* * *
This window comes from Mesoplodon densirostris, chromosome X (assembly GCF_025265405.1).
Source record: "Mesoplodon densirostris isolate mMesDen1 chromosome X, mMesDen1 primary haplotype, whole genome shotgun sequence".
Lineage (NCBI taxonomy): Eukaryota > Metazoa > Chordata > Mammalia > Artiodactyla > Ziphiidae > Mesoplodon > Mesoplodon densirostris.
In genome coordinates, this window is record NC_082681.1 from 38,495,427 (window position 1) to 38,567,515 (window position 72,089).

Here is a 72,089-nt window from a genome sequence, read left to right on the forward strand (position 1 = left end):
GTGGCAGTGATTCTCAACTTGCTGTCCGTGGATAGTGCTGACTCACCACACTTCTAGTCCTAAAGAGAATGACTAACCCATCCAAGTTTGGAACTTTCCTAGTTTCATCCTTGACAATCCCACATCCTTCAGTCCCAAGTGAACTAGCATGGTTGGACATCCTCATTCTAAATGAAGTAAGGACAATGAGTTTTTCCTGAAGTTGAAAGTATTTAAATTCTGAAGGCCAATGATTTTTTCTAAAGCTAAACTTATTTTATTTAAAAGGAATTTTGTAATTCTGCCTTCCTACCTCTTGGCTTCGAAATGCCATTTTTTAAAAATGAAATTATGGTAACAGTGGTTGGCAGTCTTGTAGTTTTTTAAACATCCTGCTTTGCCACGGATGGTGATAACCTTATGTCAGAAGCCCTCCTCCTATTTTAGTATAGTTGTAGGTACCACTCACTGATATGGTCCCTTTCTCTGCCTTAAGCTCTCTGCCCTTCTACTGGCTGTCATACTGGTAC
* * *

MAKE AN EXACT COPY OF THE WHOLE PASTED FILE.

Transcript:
This window comes from Mesoplodon densirostris, chromosome X (assembly GCF_025265405.1).
Source record: "Mesoplodon densirostris isolate mMesDen1 chromosome X, mMesDen1 primary haplotype, whole genome shotgun sequence".
Lineage (NCBI taxonomy): Eukaryota > Metazoa > Chordata > Mammalia > Artiodactyla > Ziphiidae > Mesoplodon > Mesoplodon densirostris.
In genome coordinates, this window is record NC_082681.1 from 38,495,427 (window position 1) to 38,567,515 (window position 72,089).

Here is a 72,089-nt window from a genome sequence, read left to right on the forward strand (position 1 = left end):
GTGGCAGTGATTCTCAACTTGCTGTCCGTGGATAGTGCTGACTCACCACACTTCTAGTCCTAAAGAGAATGACTAACCCATCCAAGTTTGGAACTTTCCTAGTTTCATCCTTGACAATCCCACATCCTTCAGTCCCAAGTGAACTAGCATGGTTGGACATCCTCATTCTAAATGAAGTAAGGACAATGAGTTTTTCCTGAAGTTGAAAGTATTTAAATTCTGAAGGCCAATGATTTTTTCTAAAGCTAAACTTATTTTATTTAAAAGGAATTTTGTAATTCTGCCTTCCTACCTCTTGGCTTCGAAATGCCATTTTTTAAAAATGAAATTATGGTAACAGTGGTTGGCAGTCTTGTAGTTTTTTAAACATCCTGCTTTGCCACGGATGGTGATAACCTTATGTCAGAAGCCCTCCTCCTATTTTAGTATAGTTGTAGGTACCACTCACTGATATGGTCCCTTTCTCTGCCTTAAGCTCTCTGCCCTTCTACTGGCTGTCATACTGGTAC